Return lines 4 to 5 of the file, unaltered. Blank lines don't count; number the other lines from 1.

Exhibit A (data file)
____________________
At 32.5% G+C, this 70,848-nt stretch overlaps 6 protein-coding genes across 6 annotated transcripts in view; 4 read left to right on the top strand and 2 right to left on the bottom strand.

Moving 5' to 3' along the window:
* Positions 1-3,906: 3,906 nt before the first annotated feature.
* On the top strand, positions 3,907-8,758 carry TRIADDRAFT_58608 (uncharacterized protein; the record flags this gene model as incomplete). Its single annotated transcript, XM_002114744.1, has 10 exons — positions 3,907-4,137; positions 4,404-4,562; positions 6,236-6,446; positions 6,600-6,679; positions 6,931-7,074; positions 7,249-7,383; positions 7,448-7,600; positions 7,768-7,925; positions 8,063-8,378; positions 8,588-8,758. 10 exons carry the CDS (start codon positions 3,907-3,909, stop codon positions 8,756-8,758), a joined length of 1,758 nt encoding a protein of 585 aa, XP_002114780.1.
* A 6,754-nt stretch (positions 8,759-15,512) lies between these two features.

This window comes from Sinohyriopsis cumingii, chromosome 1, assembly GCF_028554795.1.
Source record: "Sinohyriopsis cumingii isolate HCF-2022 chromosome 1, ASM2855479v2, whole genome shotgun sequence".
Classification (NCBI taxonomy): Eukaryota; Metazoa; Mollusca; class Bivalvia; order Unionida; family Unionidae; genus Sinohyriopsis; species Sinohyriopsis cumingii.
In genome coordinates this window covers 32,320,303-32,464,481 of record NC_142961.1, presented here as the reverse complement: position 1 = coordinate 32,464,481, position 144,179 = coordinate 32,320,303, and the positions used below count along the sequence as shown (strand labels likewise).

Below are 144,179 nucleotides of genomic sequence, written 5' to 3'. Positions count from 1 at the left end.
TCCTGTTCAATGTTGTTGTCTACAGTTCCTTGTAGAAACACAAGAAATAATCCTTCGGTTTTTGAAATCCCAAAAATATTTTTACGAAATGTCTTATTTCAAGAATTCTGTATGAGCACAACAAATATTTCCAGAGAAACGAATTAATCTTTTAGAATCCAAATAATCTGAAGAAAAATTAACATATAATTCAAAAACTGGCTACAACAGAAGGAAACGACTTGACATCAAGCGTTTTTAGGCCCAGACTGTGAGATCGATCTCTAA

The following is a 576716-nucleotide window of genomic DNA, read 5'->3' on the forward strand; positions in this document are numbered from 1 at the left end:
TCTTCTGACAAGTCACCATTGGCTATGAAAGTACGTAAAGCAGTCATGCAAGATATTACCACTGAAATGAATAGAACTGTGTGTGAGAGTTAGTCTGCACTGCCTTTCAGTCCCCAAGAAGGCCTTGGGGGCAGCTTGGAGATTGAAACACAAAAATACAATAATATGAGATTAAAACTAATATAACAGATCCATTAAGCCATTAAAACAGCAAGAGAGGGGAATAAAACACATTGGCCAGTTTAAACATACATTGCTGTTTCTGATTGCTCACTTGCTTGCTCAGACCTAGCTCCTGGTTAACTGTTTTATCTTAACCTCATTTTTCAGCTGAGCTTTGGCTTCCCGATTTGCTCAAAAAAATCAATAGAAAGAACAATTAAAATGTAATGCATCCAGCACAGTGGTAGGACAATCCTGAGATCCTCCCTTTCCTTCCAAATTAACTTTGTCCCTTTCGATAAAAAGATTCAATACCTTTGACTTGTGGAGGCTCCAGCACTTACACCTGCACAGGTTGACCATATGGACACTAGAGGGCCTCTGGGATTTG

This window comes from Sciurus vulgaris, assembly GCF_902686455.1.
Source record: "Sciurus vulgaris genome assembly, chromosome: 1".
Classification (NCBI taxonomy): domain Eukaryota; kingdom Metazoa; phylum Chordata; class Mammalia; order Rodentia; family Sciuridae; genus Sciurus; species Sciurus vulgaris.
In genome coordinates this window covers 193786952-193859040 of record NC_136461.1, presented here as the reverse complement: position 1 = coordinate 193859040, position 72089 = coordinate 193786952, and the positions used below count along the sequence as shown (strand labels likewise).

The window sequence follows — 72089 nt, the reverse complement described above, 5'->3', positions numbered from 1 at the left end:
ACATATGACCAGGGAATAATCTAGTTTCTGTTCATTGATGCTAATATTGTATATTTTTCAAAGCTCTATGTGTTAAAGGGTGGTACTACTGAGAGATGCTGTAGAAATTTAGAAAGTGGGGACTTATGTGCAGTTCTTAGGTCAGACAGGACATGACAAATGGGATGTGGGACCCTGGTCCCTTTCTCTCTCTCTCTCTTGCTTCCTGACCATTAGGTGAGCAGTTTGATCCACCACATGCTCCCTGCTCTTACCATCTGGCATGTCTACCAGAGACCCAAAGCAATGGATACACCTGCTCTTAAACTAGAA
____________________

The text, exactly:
* On the top strand, positions 3,907-8,758 carry TRIADDRAFT_58608 (uncharacterized protein; the record flags this gene model as incomplete). Its single annotated transcript, XM_002114744.1, has 10 exons — positions 3,907-4,137; positions 4,404-4,562; positions 6,236-6,446; positions 6,600-6,679; positions 6,931-7,074; positions 7,249-7,383; positions 7,448-7,600; positions 7,768-7,925; positions 8,063-8,378; positions 8,588-8,758. 10 exons carry the CDS (start codon positions 3,907-3,909, stop codon positions 8,756-8,758), a joined length of 1,758 nt encoding a protein of 585 aa, XP_002114780.1.
* A 6,754-nt stretch (positions 8,759-15,512) lies between these two features.